The myth of the sphinx harks back to the days of ancient Egypt, where storytellers told of a beast; part man, part lion and part eagle. This fantastical amalgamation would stop travellers on roads, challenging them to a riddle, thus testing their skills of deduction.
Though the outside world believes that these beasts were mere flights of fancy, students studying Medicine know otherwise. Within the medical profession, these creatures thrive in secret, living on through the Doctor Sphinx.
Evolution has drastically changed the species, most notably in outward appearance. Gone are the wings and feline features (the lack of opposable thumbs making general examination problematic). These have been replaced by normal healthcare attire and job essentials – stethoscopes, bleeps and a collection of little black pens, all at different stages of chewing erosion.
Though distinctly less cool (how awesome would a doctor with wings be? As soon as we confirm they don’t transmit Chlamydia Psittaci I’m there!), this has helped them integrate, allowing effective cooperation with other flora and fauna. Despite numerous variations, one characteristic distinguishes all sphinxes (sphinxii? sphincters?) – their riddling nature.
Sphinxes pose riddles to those lower than them on the food chain. Occurring at any time and without provocation, riddling consists of a sequence of medical-based questions, normally around the sphinx’s specialty.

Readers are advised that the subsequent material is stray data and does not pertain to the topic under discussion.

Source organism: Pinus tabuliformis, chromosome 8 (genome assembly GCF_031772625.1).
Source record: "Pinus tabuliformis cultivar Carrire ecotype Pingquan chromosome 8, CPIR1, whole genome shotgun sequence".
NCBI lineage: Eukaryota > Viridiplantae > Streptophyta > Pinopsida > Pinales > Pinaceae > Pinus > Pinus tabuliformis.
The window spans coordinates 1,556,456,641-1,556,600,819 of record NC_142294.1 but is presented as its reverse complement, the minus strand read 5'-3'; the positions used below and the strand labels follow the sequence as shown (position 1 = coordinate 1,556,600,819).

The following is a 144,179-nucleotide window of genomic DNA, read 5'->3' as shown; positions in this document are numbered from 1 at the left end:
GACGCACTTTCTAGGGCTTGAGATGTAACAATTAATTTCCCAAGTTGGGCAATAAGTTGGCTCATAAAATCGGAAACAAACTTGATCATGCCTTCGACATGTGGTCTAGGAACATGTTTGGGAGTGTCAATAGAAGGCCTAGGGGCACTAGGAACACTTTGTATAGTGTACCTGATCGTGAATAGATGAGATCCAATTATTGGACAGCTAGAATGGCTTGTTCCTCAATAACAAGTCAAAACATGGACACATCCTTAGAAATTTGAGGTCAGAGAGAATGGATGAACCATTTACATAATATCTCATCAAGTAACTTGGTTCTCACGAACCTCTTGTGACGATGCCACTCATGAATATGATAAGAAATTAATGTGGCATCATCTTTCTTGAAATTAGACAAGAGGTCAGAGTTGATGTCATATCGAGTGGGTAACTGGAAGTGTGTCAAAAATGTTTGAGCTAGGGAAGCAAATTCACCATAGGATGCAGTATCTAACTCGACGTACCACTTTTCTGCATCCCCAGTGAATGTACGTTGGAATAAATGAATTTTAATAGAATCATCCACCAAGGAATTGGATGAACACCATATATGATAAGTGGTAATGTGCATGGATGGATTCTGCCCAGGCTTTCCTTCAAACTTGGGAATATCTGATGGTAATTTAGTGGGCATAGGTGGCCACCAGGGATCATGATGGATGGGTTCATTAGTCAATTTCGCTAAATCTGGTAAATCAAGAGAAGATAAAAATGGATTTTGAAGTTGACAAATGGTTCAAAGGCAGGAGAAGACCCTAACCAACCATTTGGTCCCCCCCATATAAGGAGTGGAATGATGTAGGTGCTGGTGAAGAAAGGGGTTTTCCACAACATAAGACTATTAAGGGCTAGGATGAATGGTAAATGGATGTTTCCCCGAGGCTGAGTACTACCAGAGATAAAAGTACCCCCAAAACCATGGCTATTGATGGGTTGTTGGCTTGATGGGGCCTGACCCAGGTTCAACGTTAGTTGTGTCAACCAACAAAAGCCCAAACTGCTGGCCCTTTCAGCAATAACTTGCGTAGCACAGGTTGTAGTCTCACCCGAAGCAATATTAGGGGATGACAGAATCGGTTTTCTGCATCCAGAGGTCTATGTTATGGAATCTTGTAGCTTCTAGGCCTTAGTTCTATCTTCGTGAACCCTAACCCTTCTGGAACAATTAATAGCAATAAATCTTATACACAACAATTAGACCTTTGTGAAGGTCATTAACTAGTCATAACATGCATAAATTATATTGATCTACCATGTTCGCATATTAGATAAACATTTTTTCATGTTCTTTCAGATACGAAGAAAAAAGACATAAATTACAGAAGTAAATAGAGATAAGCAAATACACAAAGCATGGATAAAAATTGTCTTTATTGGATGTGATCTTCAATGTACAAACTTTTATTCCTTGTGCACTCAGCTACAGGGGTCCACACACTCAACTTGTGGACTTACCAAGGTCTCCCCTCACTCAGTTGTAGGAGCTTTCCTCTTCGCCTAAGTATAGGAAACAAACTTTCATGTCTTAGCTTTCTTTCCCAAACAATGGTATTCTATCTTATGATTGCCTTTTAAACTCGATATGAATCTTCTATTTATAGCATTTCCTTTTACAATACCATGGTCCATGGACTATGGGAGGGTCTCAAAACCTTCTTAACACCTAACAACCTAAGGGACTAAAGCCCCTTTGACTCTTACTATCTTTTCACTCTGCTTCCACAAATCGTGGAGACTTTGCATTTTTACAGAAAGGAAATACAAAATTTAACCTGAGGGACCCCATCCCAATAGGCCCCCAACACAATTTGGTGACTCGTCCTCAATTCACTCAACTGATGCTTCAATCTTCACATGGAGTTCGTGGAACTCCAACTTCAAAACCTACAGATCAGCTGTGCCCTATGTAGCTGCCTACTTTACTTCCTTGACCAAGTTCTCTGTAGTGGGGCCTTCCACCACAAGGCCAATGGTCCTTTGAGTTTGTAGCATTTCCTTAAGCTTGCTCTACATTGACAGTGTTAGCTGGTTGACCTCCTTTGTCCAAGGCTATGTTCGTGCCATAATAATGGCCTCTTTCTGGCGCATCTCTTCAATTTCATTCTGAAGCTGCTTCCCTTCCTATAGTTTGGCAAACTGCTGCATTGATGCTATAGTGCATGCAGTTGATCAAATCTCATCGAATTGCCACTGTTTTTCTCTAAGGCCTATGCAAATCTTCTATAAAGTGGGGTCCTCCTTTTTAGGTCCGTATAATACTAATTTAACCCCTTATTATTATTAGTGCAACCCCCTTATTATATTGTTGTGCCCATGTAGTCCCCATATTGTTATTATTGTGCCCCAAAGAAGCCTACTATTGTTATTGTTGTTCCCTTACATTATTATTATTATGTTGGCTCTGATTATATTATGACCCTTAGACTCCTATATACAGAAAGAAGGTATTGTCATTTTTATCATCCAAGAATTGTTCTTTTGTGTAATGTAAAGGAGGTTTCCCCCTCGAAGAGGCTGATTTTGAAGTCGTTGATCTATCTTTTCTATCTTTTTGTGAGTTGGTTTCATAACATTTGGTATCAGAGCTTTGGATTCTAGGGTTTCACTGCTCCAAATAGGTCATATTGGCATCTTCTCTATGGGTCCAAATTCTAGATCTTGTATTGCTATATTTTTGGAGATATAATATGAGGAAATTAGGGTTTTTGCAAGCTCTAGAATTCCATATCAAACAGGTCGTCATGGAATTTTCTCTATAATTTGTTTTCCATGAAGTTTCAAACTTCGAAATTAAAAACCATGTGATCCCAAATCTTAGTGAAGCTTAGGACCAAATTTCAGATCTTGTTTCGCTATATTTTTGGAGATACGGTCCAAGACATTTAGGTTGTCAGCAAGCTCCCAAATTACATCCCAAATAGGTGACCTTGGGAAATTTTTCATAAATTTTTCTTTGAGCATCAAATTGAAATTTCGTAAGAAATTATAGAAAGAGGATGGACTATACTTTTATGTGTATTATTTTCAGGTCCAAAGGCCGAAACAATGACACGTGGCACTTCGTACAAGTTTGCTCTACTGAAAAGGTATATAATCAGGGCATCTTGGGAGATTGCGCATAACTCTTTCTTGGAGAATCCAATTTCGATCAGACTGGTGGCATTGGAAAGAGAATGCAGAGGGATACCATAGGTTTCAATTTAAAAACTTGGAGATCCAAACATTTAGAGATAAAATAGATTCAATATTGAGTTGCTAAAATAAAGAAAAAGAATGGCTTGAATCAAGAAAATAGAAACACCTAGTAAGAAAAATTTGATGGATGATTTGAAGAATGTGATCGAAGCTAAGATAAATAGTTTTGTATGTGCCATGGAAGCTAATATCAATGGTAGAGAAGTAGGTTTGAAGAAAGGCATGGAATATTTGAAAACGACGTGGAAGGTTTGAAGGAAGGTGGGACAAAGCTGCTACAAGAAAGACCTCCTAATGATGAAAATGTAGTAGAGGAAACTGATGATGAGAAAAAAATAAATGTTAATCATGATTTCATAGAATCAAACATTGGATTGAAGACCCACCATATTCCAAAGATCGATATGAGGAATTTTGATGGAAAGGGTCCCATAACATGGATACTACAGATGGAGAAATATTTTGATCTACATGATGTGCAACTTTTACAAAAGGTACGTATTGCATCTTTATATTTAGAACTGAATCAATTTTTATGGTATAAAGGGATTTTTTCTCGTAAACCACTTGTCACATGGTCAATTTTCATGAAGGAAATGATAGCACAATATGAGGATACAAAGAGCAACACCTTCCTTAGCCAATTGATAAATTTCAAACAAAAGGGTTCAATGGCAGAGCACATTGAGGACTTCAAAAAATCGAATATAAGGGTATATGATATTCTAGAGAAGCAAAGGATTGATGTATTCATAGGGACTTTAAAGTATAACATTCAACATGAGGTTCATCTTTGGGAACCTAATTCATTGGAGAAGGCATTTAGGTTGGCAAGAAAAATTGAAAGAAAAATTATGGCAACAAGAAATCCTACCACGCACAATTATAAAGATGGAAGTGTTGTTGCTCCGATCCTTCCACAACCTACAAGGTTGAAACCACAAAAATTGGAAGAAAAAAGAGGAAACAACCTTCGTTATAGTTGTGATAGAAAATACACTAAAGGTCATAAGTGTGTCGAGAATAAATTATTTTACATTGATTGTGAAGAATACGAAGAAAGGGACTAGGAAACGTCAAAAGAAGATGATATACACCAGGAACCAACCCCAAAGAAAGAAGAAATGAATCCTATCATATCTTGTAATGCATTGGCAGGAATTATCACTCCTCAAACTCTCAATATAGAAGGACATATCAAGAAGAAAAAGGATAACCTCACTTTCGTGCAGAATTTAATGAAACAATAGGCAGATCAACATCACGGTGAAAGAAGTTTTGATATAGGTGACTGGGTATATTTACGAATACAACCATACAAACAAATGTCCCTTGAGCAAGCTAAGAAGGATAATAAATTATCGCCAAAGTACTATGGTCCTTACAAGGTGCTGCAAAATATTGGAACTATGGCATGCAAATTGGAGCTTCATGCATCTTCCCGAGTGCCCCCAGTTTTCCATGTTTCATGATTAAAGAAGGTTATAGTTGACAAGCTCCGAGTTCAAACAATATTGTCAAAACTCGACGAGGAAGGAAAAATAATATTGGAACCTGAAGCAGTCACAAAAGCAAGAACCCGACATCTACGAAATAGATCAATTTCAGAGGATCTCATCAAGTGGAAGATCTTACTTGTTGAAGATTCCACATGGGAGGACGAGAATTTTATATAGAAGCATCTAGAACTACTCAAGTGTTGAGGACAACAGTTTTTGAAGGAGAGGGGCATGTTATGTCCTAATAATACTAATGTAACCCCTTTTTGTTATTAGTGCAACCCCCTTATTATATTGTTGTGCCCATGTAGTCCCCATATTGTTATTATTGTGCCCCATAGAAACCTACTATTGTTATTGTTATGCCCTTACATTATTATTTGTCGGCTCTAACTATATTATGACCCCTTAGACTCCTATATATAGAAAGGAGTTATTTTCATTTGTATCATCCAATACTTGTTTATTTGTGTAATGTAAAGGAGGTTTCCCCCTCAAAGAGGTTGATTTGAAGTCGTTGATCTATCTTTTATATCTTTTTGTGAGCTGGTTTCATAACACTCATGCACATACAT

Common riddles include questions with one definitive answer:
“what is the standard medication for….”,
questions with numerous definitive answers:
“name every type of hernia ever”,
and finally extremely open-ended questions:
“what is pain?” *face-palms*…
Regardless of how you answer this final type of medical school question, you are destined to fail. If you answer too generally, they’ll want specialty-related answers. If you’re too specific, the Doctor Sphinx will respond with the most obvious statement imaginable – “no, pain is suffering”.
During riddling, the Doctor Sphinx is testing a medic’s underling knowledge. An encounter is beneficial to both parties, for if the medical student makes an attempt at answering, they are taught not only the correct answer, but also improve on their ability to think under pressure. Students should attempt to answer any challenge, given the minimal risks of such an action.
Riddling will cease when one of several eventualities occurs:
Through its riddles, the Doctor Sphinx looks to help the medics under it’s non-existent wings, not just watch them squirm under pressure (see the blog Consultasaurus Rex). Though some questions can be intimidating to the unprepared, or frustrating if deliberately vague, it is important to play along – the harder the riddles, the greater the teachings wrought.
Uploaded by Eric Richardson on 11 March 2016
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